There might be situations where you have alternate versions of a page, but you’re unable to use a common suffix to identify them, possibly because you’re porting a legacy website that should not have its paths changed. In that situation, you can specify a primary-language-url for the alternate location, in the metadata of the document.

Let’s assume our primary language is english, we have a page /welcome in the english section and /fr/bienvenu in the french section, and the latter is an alternate version of the former.

First, we add that information to the document at /fr/bienvenu in its metadata:

This can also be added to a global metadata sheet, as shown in Bulk Metadata.

Then, we add an indexed property primary-language-url to the french index:

 primary-language-url:
   select: head > meta[name="primary-language-url"]
   value: attribute(el, "content")

Finally, we re-publish the french page, and rebuild the sitemap.

Specifying the default language

Another common requirement is to specify the default language for a sitemap with multiple languages. This can be achieved by adding a property default in the sitemap:

 sitemaps:
   example:
     default: en
     languages:
       en:
         source: /en/query-index.json
         destination: /sitemap-en.xml
         hreflang: en
       fr:
         source: /fr/query-index.json
         destination: /sitemap-fr.xml
         hreflang: fr
         alternate: /fr/{path}

In the resulting sitemap, all entries from the english subtree will have an extra alternate entry with hreflang x-default.

Specifying multiple hreflangs for one subtree

Sometimes, it is required to map multiple hreflangs to only one language subtree, e.g. consider we want the following to appear in the resulting sitemap:

<url>
 <loc>https://myhost/la/page</loc>
 <xhtml:link rel="alternate" hreflang="es-VE" href="https://myhost/la/page"/>
 <xhtml:link rel="alternate" hreflang="es-SV" href="https://myhost/la/page"/>
 <xhtml:link rel="alternate" hreflang="es-PA" href="https://myhost/la/page"/>
</url>

Every page in our sitemap source should appear exactly once, but have multiple alternate hreflangs associated with it. In order to achieve this, you should specify an array of languages in the hreflang property:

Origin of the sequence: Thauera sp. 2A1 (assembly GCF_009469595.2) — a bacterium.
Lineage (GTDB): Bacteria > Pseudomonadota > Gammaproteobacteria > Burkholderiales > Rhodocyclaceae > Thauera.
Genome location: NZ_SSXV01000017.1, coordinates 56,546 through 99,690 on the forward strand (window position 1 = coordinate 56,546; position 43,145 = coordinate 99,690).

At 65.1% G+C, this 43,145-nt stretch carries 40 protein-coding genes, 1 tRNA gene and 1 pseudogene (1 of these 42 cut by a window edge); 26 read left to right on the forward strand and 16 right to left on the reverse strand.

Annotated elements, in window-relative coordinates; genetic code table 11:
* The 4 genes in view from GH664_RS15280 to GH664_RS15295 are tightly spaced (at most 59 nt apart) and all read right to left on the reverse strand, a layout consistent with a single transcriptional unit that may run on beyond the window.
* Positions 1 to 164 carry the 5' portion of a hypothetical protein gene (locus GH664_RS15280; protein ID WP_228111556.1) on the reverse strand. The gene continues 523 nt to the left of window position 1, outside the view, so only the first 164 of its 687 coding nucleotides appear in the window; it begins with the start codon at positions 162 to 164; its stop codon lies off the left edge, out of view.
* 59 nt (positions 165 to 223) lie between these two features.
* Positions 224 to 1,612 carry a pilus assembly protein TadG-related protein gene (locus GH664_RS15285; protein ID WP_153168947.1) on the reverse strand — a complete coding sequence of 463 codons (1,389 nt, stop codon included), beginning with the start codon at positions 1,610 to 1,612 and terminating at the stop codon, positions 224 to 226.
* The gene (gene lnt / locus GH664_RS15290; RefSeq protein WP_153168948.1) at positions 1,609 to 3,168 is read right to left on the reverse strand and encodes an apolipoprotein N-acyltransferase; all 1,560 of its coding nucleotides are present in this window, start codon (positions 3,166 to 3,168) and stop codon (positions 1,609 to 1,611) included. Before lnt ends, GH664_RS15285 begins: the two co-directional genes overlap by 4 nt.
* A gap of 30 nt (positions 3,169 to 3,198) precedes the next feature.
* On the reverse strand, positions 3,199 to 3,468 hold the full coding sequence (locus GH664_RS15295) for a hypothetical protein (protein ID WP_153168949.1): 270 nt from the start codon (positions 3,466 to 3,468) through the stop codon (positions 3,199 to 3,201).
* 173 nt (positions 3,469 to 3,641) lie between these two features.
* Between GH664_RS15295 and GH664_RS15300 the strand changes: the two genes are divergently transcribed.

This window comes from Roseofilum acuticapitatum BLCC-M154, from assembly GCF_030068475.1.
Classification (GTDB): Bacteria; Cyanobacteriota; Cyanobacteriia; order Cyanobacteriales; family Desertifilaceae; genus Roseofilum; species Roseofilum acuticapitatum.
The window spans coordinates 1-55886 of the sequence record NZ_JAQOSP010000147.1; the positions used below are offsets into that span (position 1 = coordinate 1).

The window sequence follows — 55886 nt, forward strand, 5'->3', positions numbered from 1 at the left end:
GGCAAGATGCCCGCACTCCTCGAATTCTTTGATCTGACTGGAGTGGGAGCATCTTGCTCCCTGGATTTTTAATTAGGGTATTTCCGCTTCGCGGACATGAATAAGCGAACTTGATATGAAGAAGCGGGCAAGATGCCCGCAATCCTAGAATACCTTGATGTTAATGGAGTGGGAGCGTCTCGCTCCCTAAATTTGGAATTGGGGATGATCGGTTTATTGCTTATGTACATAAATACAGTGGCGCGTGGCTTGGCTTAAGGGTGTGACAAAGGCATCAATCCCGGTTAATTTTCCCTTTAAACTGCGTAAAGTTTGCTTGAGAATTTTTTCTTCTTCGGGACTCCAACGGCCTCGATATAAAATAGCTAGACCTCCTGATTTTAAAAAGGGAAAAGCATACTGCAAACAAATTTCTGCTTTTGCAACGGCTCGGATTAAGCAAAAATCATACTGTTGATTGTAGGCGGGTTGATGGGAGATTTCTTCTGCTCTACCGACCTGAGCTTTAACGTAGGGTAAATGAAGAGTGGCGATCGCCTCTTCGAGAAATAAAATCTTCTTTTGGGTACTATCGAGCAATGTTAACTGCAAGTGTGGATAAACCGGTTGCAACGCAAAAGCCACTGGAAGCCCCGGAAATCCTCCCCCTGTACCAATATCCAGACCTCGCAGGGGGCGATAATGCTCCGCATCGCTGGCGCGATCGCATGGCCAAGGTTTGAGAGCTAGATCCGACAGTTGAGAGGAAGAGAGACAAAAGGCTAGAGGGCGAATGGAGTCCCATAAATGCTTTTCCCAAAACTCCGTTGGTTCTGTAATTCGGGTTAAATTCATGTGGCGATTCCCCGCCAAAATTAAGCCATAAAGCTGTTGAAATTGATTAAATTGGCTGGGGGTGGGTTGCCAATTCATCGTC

sitemaps:
   example:
     languages:
       la:
         source: /la/query-index.json
         destination: /sitemap-la.xml
         hreflang:
           - es-VE
           - es-SV
           - es-PA

Multiple Indexes Aggregated Into One Sitemap

There are cases where it is easier to have a single larger sitemap than fragmented small sitemaps, especially as there is a limit of sitemaps that can be submitted to search engines per site.

The following example shows how to aggregate a number of separate indexes into a single sitemap.

 sitemaps:
   example:
     languages:
       dk:
         source: /dk/query-index.json
         destination: /sitemap.xml
         hreflang: dk
         alternate: /dk/{path}
       no:
         source: /no/query-index.json
         destination: /sitemap.xml
         hreflang: no
         alternate: /no/{path}

Using the same destination it is possible to combine multiple small sitemaps into one larger sitemap.

Including other sitemaps as input

In a mixed scenario, where not all languages in a sitemap are managed in AEM, you can include sitemaps from other language trees by specifying an XML path as source, as in:

sitemaps:
   example:
     languages:
       en:
         source: /en/query-index.json
         destination: /sitemaps/sitemap-en.xml
         hreflang: en
       fr:
         source: https://www.mysite.com/legacy/sitemap-fr.xml
         destination: /sitemaps/sitemap-fr.xml
         hreflang: fr
         alternate: /fr/{path}

In this example, we use an external french sitemap to calculate all sitemap locations. AEM will determine alternates for english sitemap URLs by deconstructing the french counterparts in external sitemap using the alternate definition.